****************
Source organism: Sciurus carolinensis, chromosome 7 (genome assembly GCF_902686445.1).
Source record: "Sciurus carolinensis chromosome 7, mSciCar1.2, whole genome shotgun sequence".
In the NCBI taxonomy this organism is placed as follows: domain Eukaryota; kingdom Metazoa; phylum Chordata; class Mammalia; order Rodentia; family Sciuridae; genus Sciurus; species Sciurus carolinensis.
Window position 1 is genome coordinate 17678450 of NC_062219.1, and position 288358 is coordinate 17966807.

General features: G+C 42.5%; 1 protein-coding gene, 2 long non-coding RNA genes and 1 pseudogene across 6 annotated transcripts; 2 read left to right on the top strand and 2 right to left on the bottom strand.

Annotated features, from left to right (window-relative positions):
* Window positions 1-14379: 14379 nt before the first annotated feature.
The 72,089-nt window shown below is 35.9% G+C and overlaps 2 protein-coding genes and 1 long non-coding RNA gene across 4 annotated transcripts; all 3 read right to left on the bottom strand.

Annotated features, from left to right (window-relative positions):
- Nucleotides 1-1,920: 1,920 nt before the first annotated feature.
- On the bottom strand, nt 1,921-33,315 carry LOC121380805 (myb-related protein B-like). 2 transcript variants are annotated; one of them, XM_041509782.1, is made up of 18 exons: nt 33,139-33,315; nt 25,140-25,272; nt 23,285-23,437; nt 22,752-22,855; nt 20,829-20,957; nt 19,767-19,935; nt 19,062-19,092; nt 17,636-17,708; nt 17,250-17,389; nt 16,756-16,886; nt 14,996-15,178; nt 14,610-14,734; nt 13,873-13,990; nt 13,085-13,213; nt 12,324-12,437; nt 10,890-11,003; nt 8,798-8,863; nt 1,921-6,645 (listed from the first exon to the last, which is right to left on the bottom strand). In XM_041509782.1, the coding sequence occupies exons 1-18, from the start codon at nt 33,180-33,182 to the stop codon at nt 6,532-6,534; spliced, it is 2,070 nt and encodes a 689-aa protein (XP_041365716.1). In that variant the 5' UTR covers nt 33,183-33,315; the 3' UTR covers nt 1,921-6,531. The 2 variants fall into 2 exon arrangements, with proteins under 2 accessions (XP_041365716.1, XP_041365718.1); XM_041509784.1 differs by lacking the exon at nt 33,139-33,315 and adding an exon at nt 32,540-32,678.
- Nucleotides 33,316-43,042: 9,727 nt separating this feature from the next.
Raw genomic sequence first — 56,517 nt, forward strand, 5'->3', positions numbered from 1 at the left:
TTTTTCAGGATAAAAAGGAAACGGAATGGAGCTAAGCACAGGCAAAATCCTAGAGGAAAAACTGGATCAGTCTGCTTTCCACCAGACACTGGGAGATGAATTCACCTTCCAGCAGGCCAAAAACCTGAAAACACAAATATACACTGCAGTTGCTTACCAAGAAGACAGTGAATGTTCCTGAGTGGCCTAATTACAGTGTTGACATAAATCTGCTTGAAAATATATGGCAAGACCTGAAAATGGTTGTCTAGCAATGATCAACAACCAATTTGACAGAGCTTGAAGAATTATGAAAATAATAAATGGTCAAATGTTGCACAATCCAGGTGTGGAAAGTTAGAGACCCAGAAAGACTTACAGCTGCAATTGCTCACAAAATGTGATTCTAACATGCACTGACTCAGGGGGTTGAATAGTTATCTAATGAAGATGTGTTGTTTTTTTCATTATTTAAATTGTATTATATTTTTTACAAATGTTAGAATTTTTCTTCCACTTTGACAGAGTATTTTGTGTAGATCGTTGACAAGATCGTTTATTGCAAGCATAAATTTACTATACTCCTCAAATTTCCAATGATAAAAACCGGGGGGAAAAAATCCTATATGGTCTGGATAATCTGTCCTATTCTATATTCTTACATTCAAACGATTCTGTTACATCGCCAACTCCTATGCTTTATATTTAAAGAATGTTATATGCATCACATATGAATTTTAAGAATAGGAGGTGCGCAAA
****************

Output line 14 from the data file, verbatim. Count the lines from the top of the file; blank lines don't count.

TTTTTCAGGATAAAAAGGAAACGGAATGGAGCTAAGCACAGGCAAAATCCTAGAGGAAAAACTGGATCAGTCTGCTTTCCACCAGACACTGGGAGATGAATTCACCTTCCAGCAGGCCAAAAACCTGAAAACACAAATATACACTGCAGTTGCTTACCAAGAAGACAGTGAATGTTCCTGAGTGGCCTAATTACAGTGTTGACATAAATCTGCTTGAAAATATATGGCAAGACCTGAAAATGGTTGTCTAGCAATGATCAACAACCAATTTGACAGAGCTTGAAGAATTATGAAAATAATAAATGGTCAAATGTTGCACAATCCAGGTGTGGAAAGTTAGAGACCCAGAAAGACTTACAGCTGCAATTGCTCACAAAATGTGATTCTAACATGCACTGACTCAGGGGGTTGAATAGTTATCTAATGAAGATGTGTTGTTTTTTTCATTATTTAAATTGTATTATATTTTTTACAAATGTTAGAATTTTTCTTCCACTTTGACAGAGTATTTTGTGTAGATCGTTGACAAGATCGTTTATTGCAAGCATAAATTTACTATACTCCTCAAATTTCCAATGATAAAAACCGGGGGGAAAAAATCCTATATGGTCTGGATAATCTGTCCTATTCTATATTCTTACATTCAAACGATTCTGTTACATCGCCAACTCCTATGCTTTATATTTAAAGAATGTTATATGCATCACATATGAATTTTAAGAATAGGAGGTGCGCAAA